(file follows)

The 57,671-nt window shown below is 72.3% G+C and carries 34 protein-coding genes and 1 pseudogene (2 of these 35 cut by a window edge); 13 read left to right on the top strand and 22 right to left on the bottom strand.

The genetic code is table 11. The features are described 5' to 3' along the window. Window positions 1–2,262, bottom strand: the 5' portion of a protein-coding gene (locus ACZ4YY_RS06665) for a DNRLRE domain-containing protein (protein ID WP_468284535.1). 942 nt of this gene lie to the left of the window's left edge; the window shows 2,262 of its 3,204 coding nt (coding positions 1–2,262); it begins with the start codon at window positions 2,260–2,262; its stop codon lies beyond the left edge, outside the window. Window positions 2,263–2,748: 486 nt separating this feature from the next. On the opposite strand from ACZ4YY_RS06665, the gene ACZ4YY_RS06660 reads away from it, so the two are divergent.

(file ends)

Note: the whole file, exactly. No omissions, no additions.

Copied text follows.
The 57,671-nt window shown below is 72.3% G+C and carries 34 protein-coding genes and 1 pseudogene (2 of these 35 cut by a window edge); 13 read left to right on the top strand and 22 right to left on the bottom strand.

The genetic code is table 11. The features are described 5' to 3' along the window. Window positions 1–2,262, bottom strand: the 5' portion of a protein-coding gene (locus ACZ4YY_RS06665) for a DNRLRE domain-containing protein (protein ID WP_468284535.1). 942 nt of this gene lie to the left of the window's left edge; the window shows 2,262 of its 3,204 coding nt (coding positions 1–2,262); it begins with the start codon at window positions 2,260–2,262; its stop codon lies beyond the left edge, outside the window. Window positions 2,263–2,748: 486 nt separating this feature from the next. On the opposite strand from ACZ4YY_RS06665, the gene ACZ4YY_RS06660 reads away from it, so the two are divergent.